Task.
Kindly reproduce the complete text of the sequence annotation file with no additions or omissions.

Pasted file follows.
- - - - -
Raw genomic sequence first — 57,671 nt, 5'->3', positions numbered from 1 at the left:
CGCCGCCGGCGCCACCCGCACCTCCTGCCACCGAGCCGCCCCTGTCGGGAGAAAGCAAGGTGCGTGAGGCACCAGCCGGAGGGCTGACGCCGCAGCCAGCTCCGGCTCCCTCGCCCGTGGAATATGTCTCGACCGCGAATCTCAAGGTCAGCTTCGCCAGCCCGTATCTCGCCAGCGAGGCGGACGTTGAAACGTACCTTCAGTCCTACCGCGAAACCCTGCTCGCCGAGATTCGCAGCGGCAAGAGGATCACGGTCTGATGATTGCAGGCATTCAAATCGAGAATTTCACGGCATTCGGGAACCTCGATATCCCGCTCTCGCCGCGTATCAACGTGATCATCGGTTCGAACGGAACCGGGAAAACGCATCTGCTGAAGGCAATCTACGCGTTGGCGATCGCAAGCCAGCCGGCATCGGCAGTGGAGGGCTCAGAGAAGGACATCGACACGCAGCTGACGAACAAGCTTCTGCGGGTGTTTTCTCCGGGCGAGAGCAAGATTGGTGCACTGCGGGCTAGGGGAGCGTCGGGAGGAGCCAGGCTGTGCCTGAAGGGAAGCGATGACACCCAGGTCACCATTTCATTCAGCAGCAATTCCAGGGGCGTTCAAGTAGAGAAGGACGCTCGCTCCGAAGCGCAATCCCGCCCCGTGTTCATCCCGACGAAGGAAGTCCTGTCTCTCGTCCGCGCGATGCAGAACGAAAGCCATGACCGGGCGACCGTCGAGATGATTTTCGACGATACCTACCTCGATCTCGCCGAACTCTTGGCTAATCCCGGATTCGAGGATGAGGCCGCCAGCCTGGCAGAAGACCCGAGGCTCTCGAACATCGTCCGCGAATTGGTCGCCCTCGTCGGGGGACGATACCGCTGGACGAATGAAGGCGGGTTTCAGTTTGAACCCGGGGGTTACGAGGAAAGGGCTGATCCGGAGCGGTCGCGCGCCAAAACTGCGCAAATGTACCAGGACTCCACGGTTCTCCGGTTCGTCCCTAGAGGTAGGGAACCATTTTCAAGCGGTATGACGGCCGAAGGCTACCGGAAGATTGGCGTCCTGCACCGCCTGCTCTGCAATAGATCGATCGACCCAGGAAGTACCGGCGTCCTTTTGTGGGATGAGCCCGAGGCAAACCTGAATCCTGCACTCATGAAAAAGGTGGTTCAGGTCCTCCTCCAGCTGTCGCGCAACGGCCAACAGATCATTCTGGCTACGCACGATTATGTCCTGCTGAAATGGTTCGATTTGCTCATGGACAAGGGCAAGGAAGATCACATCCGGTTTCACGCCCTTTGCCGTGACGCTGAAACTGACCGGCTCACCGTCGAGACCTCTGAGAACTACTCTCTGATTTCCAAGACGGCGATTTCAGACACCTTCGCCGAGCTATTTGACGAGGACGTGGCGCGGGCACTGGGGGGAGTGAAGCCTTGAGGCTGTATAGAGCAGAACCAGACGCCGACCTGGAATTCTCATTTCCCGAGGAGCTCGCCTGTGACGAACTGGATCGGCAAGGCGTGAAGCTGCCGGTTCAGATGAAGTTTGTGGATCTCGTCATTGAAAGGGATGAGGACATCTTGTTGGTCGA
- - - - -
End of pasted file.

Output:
Raw genomic sequence first — 57,671 nt, 5'->3', positions numbered from 1 at the left:
CGCCGCCGGCGCCACCCGCACCTCCTGCCACCGAGCCGCCCCTGTCGGGAGAAAGCAAGGTGCGTGAGGCACCAGCCGGAGGGCTGACGCCGCAGCCAGCTCCGGCTCCCTCGCCCGTGGAATATGTCTCGACCGCGAATCTCAAGGTCAGCTTCGCCAGCCCGTATCTCGCCAGCGAGGCGGACGTTGAAACGTACCTTCAGTCCTACCGCGAAACCCTGCTCGCCGAGATTCGCAGCGGCAAGAGGATCACGGTCTGATGATTGCAGGCATTCAAATCGAGAATTTCACGGCATTCGGGAACCTCGATATCCCGCTCTCGCCGCGTATCAACGTGATCATCGGTTCGAACGGAACCGGGAAAACGCATCTGCTGAAGGCAATCTACGCGTTGGCGATCGCAAGCCAGCCGGCATCGGCAGTGGAGGGCTCAGAGAAGGACATCGACACGCAGCTGACGAACAAGCTTCTGCGGGTGTTTTCTCCGGGCGAGAGCAAGATTGGTGCACTGCGGGCTAGGGGAGCGTCGGGAGGAGCCAGGCTGTGCCTGAAGGGAAGCGATGACACCCAGGTCACCATTTCATTCAGCAGCAATTCCAGGGGCGTTCAAGTAGAGAAGGACGCTCGCTCCGAAGCGCAATCCCGCCCCGTGTTCATCCCGACGAAGGAAGTCCTGTCTCTCGTCCGCGCGATGCAGAACGAAAGCCATGACCGGGCGACCGTCGAGATGATTTTCGACGATACCTACCTCGATCTCGCCGAACTCTTGGCTAATCCCGGATTCGAGGATGAGGCCGCCAGCCTGGCAGAAGACCCGAGGCTCTCGAACATCGTCCGCGAATTGGTCGCCCTCGTCGGGGGACGATACCGCTGGACGAATGAAGGCGGGTTTCAGTTTGAACCCGGGGGTTACGAGGAAAGGGCTGATCCGGAGCGGTCGCGCGCCAAAACTGCGCAAATGTACCAGGACTCCACGGTTCTCCGGTTCGTCCCTAGAGGTAGGGAACCATTTTCAAGCGGTATGACGGCCGAAGGCTACCGGAAGATTGGCGTCCTGCACCGCCTGCTCTGCAATAGATCGATCGACCCAGGAAGTACCGGCGTCCTTTTGTGGGATGAGCCCGAGGCAAACCTGAATCCTGCACTCATGAAAAAGGTGGTTCAGGTCCTCCTCCAGCTGTCGCGCAACGGCCAACAGATCATTCTGGCTACGCACGATTATGTCCTGCTGAAATGGTTCGATTTGCTCATGGACAAGGGCAAGGAAGATCACATCCGGTTTCACGCCCTTTGCCGTGACGCTGAAACTGACCGGCTCACCGTCGAGACCTCTGAGAACTACTCTCTGATTTCCAAGACGGCGATTTCAGACACCTTCGCCGAGCTATTTGACGAGGACGTGGCGCGGGCACTGGGGGGAGTGAAGCCTTGAGGCTGTATAGAGCAGAACCAGACGCCGACCTGGAATTCTCATTTCCCGAGGAGCTCGCCTGTGACGAACTGGATCGGCAAGGCGTGAAGCTGCCGGTTCAGATGAAGTTTGTGGATCTCGTCATTGAAAGGGATGAGGACATCTTGTTGGTCGA